FIG. 1A shows an example bone;

FIG. 1B shows the bone of FIG. 1A having a fracture;

FIG. 2A shows a bone fixation system according to one embodiment;

FIGS. 2B and 2C show the bone fixation system of FIG. 2A with fixation devices and positioning devices removed;

FIGS. 3A-3F show progressive views of the bone fixation system of FIG. 2A being installed on the fractured bone of FIG. 1B according to one embodiment;

FIGS. 4A-4F show front, back, side, top, and bottom views of a beam of FIG. 2A according to one embodiment;

FIG. 5 shows an example radius and an example ulna;

FIGS. 6A-6D show a bone fixation system according to one embodiment;

FIGS. 7A and 7B show a variation of the bone fixation system of FIGS. 6A-6D according to one embodiment;

FIG. 8A shows a bone fixation system according to one embodiment;

FIG. 8B shows a top view of the plate of FIG. 8A;

FIG. 9A shows a bone fixation system according to one embodiment;

FIG. 9B shows a top view of the plate of FIG. 9A;

FIGS. 10A and 10B show additional views of the example radius and ulna of FIG. 5;

FIGS. 11A-11F show perspective views of a bone fixation system according to one embodiment;

FIGS. 12A and 12B show the bone fixation system of FIGS. 11A-11F installed between the first and second extensor compartments of the radius of FIG. 5;

FIGS. 13A and 13B show perspective views of a bone fixation system according to one embodiment;

FIGS. 14A-14D show progressive views of the bone fixation system of FIGS. 13A and 13B being installed on the ulna of FIG. 5 according to one embodiment;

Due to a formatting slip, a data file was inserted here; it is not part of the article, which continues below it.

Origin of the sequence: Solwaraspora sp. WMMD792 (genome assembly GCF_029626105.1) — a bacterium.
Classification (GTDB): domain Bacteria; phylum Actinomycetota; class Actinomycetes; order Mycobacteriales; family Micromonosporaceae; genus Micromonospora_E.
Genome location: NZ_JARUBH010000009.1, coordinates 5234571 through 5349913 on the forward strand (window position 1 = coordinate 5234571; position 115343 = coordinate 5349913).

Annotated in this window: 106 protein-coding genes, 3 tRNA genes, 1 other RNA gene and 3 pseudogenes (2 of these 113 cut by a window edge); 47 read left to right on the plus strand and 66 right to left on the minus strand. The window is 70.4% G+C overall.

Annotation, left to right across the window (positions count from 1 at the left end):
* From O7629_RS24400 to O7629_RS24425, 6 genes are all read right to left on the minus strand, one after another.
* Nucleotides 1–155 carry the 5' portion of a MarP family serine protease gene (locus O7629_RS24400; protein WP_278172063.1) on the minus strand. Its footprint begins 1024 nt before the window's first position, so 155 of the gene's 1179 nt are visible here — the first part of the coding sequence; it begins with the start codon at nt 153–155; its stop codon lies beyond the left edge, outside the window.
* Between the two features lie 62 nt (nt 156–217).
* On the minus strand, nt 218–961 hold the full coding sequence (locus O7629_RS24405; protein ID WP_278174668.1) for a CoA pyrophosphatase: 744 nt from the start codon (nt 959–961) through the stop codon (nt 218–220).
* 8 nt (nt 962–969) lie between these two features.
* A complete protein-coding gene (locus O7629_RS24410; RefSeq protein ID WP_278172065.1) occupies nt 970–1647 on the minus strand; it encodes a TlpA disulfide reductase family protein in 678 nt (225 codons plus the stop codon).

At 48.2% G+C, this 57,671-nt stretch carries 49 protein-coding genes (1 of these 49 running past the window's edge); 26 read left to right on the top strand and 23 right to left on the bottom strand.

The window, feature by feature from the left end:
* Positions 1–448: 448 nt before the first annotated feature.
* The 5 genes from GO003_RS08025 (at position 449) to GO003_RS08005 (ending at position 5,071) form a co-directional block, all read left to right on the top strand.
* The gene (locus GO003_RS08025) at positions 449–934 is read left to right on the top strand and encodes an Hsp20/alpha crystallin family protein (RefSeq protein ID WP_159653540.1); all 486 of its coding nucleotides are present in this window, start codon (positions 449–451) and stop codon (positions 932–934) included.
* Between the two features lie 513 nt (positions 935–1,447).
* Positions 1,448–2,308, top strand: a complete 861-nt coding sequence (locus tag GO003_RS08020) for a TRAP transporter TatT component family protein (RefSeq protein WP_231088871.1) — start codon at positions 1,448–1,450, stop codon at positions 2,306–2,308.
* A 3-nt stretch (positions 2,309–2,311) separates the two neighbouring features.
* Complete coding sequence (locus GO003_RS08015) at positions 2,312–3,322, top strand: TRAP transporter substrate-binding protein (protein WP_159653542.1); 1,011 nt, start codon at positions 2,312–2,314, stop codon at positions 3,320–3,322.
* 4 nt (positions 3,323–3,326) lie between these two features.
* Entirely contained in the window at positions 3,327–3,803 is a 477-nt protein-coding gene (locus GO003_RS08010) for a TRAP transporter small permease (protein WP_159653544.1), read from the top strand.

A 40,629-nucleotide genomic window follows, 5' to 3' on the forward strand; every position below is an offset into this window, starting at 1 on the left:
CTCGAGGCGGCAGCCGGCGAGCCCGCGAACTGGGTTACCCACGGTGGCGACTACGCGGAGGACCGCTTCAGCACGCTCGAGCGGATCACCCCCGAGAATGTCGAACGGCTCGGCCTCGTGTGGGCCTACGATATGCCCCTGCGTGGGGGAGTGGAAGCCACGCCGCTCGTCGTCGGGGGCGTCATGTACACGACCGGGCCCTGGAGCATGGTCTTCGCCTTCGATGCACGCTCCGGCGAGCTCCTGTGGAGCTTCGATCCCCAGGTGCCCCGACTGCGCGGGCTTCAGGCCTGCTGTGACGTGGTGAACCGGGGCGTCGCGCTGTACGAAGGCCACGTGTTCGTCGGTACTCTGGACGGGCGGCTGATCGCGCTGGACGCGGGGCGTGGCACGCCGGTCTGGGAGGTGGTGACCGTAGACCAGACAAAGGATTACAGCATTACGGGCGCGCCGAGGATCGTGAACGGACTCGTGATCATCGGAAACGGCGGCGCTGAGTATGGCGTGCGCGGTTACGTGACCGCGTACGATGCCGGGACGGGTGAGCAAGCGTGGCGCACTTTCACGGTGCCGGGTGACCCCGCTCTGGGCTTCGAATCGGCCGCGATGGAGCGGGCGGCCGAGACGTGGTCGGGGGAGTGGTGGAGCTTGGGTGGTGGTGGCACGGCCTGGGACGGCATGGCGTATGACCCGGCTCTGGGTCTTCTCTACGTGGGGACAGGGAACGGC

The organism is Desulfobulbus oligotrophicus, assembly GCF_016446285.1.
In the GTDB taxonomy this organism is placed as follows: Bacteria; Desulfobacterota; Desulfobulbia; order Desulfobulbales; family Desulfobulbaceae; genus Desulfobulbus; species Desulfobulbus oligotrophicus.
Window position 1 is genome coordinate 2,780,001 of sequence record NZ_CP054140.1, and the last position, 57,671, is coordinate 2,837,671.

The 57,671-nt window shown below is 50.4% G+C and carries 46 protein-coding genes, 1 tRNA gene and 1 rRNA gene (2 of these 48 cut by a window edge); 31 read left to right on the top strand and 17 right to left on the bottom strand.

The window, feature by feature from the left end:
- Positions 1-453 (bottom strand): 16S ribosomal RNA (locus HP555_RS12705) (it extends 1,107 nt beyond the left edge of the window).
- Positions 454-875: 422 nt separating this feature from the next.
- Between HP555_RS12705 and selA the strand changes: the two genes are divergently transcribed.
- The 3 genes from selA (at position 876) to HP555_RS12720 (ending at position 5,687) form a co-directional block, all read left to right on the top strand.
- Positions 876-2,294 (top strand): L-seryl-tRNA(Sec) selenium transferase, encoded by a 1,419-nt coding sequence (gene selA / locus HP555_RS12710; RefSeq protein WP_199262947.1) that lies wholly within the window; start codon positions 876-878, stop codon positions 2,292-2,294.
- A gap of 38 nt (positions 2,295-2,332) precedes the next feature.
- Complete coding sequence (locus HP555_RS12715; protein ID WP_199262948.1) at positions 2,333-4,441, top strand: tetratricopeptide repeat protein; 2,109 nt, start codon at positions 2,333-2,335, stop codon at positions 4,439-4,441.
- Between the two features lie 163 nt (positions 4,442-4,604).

FIGS. 15A-15D show variations of the plate of the bone fixation system of FIGS. 13A and 13B installed on different fractured ulnas;

FIGS. 16A-16G show a bone fixation system according to one embodiment;

FIGS. 17A-17G show progressive views of the bone fixation system of FIGS. 16A-16G being installed on the radius of FIG. 5 according to one embodiment;

FIGS. 18A and 18B show a bone fusion system according to one embodiment;

FIGS. 19A-19D show progressive views of the bone fusion system of FIGS. 18A and 18B being installed on the radius, scaphoid, and lunate of FIG. 10A according to one embodiment;

FIGS. 20A and 20B show a bone fusion system according to one embodiment;

FIG. 21A shows a bone fixation/fusion system according to one embodiment;

FIG. 21B shows the plate of the bone fixation/fusion system of FIG. 21A;

FIGS. 22A-22D show progressive views of the bone fusion system of FIG. 21A being installed on the radius, scaphoid, and lunate of FIG. 10A according to one embodiment;

FIGS. 23A-23D show a bone fusion/spanning system according to one embodiment;

FIG. 24 shows a variation of the bone fusion/spanning system of FIGS. 23A-23D;

FIGS. 25A-25D show a bone fusion/fixation/spanning system according to one embodiment; and

FIG. 26 shows a variation of the bone fusion/fixation/spanning system of FIGS. 25A-25D.

DETAILED DESCRIPTION OF EXAMPLE EMBODIMENTS

It should be understood at the outset that, although example implementations of embodiments are illustrated below, various embodiments may be implemented using a number of techniques, whether currently known or not. The present disclosure should in no way be limited to the example implementations, drawings, and techniques illustrated below.

Bone fractures may be classified in a variety of ways. For example, fractures may be classified anatomically. Anatomical classifications may begin with specifying the involved body part, such as the skull, spine, ribs, sternum, shoulder, arm, hand, pelvis, femur, patella, lower leg, or foot. Within each anatomical classification, fractures may be classified based on a more specific localization. For example, arm fractures may be categorized into humerus fractures, ulnar fractures, and radius fractures. Anatomical classifications may also have additional definition criteria that distinguish between different types of fractures at the same location. For example, radius fractures may include various types of distal-radius fractures.